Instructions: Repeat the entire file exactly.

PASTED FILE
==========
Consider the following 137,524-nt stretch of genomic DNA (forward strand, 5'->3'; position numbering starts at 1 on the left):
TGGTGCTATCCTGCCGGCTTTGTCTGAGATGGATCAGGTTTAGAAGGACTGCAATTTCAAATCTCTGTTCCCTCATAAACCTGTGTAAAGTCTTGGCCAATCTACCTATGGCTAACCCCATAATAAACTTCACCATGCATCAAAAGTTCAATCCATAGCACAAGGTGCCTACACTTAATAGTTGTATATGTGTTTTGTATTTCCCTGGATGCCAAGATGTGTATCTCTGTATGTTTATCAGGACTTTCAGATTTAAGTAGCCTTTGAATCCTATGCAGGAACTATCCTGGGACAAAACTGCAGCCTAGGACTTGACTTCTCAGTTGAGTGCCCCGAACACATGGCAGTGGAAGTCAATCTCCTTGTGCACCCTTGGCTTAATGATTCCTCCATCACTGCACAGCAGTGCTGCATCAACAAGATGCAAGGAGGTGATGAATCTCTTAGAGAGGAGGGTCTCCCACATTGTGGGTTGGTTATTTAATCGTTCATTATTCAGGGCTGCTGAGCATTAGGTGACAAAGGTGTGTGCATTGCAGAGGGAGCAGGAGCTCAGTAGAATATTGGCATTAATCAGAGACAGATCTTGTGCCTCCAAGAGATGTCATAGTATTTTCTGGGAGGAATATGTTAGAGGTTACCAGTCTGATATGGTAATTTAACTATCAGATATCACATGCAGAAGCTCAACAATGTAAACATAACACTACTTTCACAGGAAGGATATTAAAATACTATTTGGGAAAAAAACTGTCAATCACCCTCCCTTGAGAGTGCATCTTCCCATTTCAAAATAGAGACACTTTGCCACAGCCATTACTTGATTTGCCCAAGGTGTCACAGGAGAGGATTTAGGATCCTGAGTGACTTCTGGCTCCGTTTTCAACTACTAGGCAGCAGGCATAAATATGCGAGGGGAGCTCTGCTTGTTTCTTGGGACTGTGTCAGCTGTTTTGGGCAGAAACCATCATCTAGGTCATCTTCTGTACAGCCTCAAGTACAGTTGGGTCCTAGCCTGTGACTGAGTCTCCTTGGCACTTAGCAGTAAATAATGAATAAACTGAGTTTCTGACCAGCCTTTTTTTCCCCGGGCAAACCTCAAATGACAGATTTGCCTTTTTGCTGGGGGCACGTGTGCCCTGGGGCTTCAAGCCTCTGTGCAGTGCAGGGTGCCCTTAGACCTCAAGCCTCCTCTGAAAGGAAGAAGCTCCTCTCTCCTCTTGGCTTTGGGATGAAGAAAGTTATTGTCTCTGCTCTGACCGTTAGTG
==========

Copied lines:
Consider the following 137,524-nt stretch of genomic DNA (forward strand, 5'->3'; position numbering starts at 1 on the left):
TGGTGCTATCCTGCCGGCTTTGTCTGAGATGGATCAGGTTTAGAAGGACTGCAATTTCAAATCTCTGTTCCCTCATAAACCTGTGTAAAGTCTTGGCCAATCTACCTATGGCTAACCCCATAATAAACTTCACCATGCATCAAAAGTTCAATCCATAGCACAAGGTGCCTACACTTAATAGTTGTATATGTGTTTTGTATTTCCCTGGATGCCAAGATGTGTATCTCTGTATGTTTATCAGGACTTTCAGATTTAAGTAGCCTTTGAATCCTATGCAGGAACTATCCTGGGACAAAACTGCAGCCTAGGACTTGACTTCTCAGTTGAGTGCCCCGAACACATGGCAGTGGAAGTCAATCTCCTTGTGCACCCTTGGCTTAATGATTCCTCCATCACTGCACAGCAGTGCTGCATCAACAAGATGCAAGGAGGTGATGAATCTCTTAGAGAGGAGGGTCTCCCACATTGTGGGTTGGTTATTTAATCGTTCATTATTCAGGGCTGCTGAGCATTAGGTGACAAAGGTGTGTGCATTGCAGAGGGAGCAGGAGCTCAGTAGAATATTGGCATTAATCAGAGACAGATCTTGTGCCTCCAAGAGATGTCATAGTATTTTCTGGGAGGAATATGTTAGAGGTTACCAGTCTGATATGGTAATTTAACTATCAGATATCACATGCAGAAGCTCAACAATGTAAACATAACACTACTTTCACAGGAAGGATATTAAAATACTATTTGGGAAAAAAACTGTCAATCACCCTCCCTTGAGAGTGCATCTTCCCATTTCAAAATAGAGACACTTTGCCACAGCCATTACTTGATTTGCCCAAGGTGTCACAGGAGAGGATTTAGGATCCTGAGTGACTTCTGGCTCCGTTTTCAACTACTAGGCAGCAGGCATAAATATGCGAGGGGAGCTCTGCTTGTTTCTTGGGACTGTGTCAGCTGTTTTGGGCAGAAACCATCATCTAGGTCATCTTCTGTACAGCCTCAAGTACAGTTGGGTCCTAGCCTGTGACTGAGTCTCCTTGGCACTTAGCAGTAAATAATGAATAAACTGAGTTTCTGACCAGCCTTTTTTTCCCCGGGCAAACCTCAAATGACAGATTTGCCTTTTTGCTGGGGGCACGTGTGCCCTGGGGCTTCAAGCCTCTGTGCAGTGCAGGGTGCCCTTAGACCTCAAGCCTCCTCTGAAAGGAAGAAGCTCCTCTCTCCTCTTGGCTTTGGGATGAAGAAAGTTATTGTCTCTGCTCTGACCGTTAGTG